Exchanging currency is necessary for most trips outside the United States, and consumers have a number of options when it comes to converting U.S. dollars into the currency used in a particular destination. The two main ways to do so are: 1) automatically with a credit card; and 2) converting hard currency at a bank or airport kiosk. But which offers the best deal?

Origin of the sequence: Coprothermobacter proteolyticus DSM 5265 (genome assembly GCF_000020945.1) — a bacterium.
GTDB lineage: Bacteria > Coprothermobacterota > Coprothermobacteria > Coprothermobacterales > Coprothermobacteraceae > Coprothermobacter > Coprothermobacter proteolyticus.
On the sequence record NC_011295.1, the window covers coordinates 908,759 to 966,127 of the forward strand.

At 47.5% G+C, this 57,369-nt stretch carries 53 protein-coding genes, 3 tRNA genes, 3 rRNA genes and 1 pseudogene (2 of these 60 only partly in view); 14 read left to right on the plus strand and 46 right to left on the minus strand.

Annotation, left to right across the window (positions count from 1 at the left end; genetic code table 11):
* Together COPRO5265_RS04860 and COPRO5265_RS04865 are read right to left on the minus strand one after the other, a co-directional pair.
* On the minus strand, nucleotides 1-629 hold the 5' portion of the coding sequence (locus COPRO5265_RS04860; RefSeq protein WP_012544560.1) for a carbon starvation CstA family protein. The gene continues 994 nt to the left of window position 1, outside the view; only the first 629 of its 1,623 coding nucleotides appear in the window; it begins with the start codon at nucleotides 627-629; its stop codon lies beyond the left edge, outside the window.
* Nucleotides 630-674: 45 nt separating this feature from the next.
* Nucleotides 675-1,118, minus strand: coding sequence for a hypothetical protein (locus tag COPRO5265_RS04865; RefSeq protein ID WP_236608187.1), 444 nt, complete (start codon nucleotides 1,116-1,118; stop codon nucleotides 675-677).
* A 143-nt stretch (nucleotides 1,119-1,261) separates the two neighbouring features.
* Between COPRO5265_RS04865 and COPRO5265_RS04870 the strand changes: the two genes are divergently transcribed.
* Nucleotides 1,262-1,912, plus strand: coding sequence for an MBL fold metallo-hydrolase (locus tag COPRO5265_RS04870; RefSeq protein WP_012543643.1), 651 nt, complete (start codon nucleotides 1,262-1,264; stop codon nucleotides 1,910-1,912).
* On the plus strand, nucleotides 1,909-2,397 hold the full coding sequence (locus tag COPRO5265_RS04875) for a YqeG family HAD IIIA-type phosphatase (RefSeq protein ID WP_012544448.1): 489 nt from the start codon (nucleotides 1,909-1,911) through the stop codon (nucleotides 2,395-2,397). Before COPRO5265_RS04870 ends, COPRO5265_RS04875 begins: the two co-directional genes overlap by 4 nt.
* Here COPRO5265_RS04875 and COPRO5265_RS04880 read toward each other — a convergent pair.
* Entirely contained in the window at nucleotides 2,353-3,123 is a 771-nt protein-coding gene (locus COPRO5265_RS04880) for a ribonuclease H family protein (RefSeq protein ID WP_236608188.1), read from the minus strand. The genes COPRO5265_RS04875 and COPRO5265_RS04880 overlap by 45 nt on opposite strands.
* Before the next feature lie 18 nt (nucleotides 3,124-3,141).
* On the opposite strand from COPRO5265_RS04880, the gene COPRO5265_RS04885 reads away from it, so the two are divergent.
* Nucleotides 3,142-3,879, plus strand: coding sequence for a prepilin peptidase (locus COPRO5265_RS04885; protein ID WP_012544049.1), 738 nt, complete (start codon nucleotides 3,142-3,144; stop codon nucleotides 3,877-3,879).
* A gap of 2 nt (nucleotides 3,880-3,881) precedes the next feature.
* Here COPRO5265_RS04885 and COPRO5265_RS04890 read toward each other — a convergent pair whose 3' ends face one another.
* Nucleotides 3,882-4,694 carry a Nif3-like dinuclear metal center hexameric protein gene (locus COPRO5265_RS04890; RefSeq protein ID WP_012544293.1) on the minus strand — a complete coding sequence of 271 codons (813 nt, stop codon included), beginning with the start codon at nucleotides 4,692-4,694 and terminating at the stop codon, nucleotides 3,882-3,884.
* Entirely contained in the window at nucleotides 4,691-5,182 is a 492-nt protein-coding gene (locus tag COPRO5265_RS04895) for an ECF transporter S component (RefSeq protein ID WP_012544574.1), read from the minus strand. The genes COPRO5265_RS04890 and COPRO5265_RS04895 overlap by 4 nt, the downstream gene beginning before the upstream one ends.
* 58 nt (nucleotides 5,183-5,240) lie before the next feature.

This might seem like less of a concern in light of the dollar’s current strength relative to other currencies, but that’s just a flawed assumption. You have to look at things in percentage terms – paying 20% interest is expensive, while a 10% investment return is fantastic, for example – as well as at the overall dollars and cents. Saving 15% on a weeklong European vacation, which runs the average family of four around $4,000, will equate to an extra $600 in your pocket. That’s the equivalent of staying an extra night, or perhaps even opting to fly first class.